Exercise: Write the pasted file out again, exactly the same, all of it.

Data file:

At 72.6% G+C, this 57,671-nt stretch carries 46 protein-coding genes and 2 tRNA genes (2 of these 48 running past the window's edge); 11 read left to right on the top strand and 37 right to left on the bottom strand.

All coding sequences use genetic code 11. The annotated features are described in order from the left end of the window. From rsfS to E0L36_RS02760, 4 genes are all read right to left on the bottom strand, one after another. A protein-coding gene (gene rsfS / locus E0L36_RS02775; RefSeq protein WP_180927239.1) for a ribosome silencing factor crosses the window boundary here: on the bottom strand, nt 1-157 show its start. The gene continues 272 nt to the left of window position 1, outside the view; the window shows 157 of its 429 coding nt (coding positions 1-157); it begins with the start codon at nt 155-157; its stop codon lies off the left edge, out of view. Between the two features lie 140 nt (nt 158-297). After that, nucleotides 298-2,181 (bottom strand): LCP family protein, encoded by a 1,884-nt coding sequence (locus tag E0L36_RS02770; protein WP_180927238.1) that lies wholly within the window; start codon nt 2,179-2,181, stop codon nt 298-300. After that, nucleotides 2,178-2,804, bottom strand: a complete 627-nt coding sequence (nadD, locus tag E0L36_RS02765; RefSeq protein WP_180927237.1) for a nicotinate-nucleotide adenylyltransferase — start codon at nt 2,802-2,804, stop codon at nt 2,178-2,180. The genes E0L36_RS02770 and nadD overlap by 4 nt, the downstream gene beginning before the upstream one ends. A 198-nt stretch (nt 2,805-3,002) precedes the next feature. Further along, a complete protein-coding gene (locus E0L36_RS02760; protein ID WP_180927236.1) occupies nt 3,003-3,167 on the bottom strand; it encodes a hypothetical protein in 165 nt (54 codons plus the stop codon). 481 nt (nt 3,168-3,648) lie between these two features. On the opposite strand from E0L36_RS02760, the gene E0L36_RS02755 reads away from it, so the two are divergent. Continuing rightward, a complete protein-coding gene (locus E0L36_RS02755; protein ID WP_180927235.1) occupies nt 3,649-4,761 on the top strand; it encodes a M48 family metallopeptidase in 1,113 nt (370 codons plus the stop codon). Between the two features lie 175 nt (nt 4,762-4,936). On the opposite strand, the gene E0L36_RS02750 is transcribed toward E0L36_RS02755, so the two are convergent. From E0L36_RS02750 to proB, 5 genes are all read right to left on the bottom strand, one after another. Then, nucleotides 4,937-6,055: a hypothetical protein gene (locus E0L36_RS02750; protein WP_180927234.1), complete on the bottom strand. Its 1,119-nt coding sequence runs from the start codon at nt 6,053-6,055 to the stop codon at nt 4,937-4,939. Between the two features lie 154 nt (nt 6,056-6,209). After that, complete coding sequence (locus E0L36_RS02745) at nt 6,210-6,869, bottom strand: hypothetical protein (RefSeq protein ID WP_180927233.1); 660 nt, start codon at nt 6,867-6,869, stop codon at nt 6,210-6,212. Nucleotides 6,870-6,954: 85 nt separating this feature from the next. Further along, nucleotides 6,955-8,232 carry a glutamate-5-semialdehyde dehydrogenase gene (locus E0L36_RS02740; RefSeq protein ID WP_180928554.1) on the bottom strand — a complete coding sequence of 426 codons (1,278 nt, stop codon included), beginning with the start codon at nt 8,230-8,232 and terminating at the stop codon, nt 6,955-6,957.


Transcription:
At 72.6% G+C, this 57,671-nt stretch carries 46 protein-coding genes and 2 tRNA genes (2 of these 48 running past the window's edge); 11 read left to right on the top strand and 37 right to left on the bottom strand.

All coding sequences use genetic code 11. The annotated features are described in order from the left end of the window. From rsfS to E0L36_RS02760, 4 genes are all read right to left on the bottom strand, one after another. A protein-coding gene (gene rsfS / locus E0L36_RS02775; RefSeq protein WP_180927239.1) for a ribosome silencing factor crosses the window boundary here: on the bottom strand, nt 1-157 show its start. The gene continues 272 nt to the left of window position 1, outside the view; the window shows 157 of its 429 coding nt (coding positions 1-157); it begins with the start codon at nt 155-157; its stop codon lies off the left edge, out of view. Between the two features lie 140 nt (nt 158-297). After that, nucleotides 298-2,181 (bottom strand): LCP family protein, encoded by a 1,884-nt coding sequence (locus tag E0L36_RS02770; protein WP_180927238.1) that lies wholly within the window; start codon nt 2,179-2,181, stop codon nt 298-300. After that, nucleotides 2,178-2,804, bottom strand: a complete 627-nt coding sequence (nadD, locus tag E0L36_RS02765; RefSeq protein WP_180927237.1) for a nicotinate-nucleotide adenylyltransferase — start codon at nt 2,802-2,804, stop codon at nt 2,178-2,180. The genes E0L36_RS02770 and nadD overlap by 4 nt, the downstream gene beginning before the upstream one ends. A 198-nt stretch (nt 2,805-3,002) precedes the next feature. Further along, a complete protein-coding gene (locus E0L36_RS02760; protein ID WP_180927236.1) occupies nt 3,003-3,167 on the bottom strand; it encodes a hypothetical protein in 165 nt (54 codons plus the stop codon). 481 nt (nt 3,168-3,648) lie between these two features. On the opposite strand from E0L36_RS02760, the gene E0L36_RS02755 reads away from it, so the two are divergent. Continuing rightward, a complete protein-coding gene (locus E0L36_RS02755; protein ID WP_180927235.1) occupies nt 3,649-4,761 on the top strand; it encodes a M48 family metallopeptidase in 1,113 nt (370 codons plus the stop codon). Between the two features lie 175 nt (nt 4,762-4,936). On the opposite strand, the gene E0L36_RS02750 is transcribed toward E0L36_RS02755, so the two are convergent. From E0L36_RS02750 to proB, 5 genes are all read right to left on the bottom strand, one after another. Then, nucleotides 4,937-6,055: a hypothetical protein gene (locus E0L36_RS02750; protein WP_180927234.1), complete on the bottom strand. Its 1,119-nt coding sequence runs from the start codon at nt 6,053-6,055 to the stop codon at nt 4,937-4,939. Between the two features lie 154 nt (nt 6,056-6,209). After that, complete coding sequence (locus E0L36_RS02745) at nt 6,210-6,869, bottom strand: hypothetical protein (RefSeq protein ID WP_180927233.1); 660 nt, start codon at nt 6,867-6,869, stop codon at nt 6,210-6,212. Nucleotides 6,870-6,954: 85 nt separating this feature from the next. Further along, nucleotides 6,955-8,232 carry a glutamate-5-semialdehyde dehydrogenase gene (locus E0L36_RS02740; RefSeq protein ID WP_180928554.1) on the bottom strand — a complete coding sequence of 426 codons (1,278 nt, stop codon included), beginning with the start codon at nt 8,230-8,232 and terminating at the stop codon, nt 6,955-6,957.